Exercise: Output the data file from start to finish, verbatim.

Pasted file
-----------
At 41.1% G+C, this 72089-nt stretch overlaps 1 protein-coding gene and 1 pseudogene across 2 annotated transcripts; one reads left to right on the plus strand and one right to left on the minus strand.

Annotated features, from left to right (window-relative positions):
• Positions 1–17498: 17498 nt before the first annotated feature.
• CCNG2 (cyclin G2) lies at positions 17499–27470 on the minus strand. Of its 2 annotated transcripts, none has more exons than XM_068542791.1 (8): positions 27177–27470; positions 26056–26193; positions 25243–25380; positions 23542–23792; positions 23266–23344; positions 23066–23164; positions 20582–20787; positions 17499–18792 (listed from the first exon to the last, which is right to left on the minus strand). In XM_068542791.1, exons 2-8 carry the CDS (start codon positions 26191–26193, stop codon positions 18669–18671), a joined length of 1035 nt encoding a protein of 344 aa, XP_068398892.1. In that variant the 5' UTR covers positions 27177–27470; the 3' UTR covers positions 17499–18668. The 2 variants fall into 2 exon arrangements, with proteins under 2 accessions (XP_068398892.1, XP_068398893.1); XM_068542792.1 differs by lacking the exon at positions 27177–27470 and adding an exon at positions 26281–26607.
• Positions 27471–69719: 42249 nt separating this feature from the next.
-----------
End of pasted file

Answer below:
At 41.1% G+C, this 72089-nt stretch overlaps 1 protein-coding gene and 1 pseudogene across 2 annotated transcripts; one reads left to right on the plus strand and one right to left on the minus strand.

Annotated features, from left to right (window-relative positions):
• Positions 1–17498: 17498 nt before the first annotated feature.
• CCNG2 (cyclin G2) lies at positions 17499–27470 on the minus strand. Of its 2 annotated transcripts, none has more exons than XM_068542791.1 (8): positions 27177–27470; positions 26056–26193; positions 25243–25380; positions 23542–23792; positions 23266–23344; positions 23066–23164; positions 20582–20787; positions 17499–18792 (listed from the first exon to the last, which is right to left on the minus strand). In XM_068542791.1, exons 2-8 carry the CDS (start codon positions 26191–26193, stop codon positions 18669–18671), a joined length of 1035 nt encoding a protein of 344 aa, XP_068398892.1. In that variant the 5' UTR covers positions 27177–27470; the 3' UTR covers positions 17499–18668. The 2 variants fall into 2 exon arrangements, with proteins under 2 accessions (XP_068398892.1, XP_068398893.1); XM_068542792.1 differs by lacking the exon at positions 27177–27470 and adding an exon at positions 26281–26607.
• Positions 27471–69719: 42249 nt separating this feature from the next.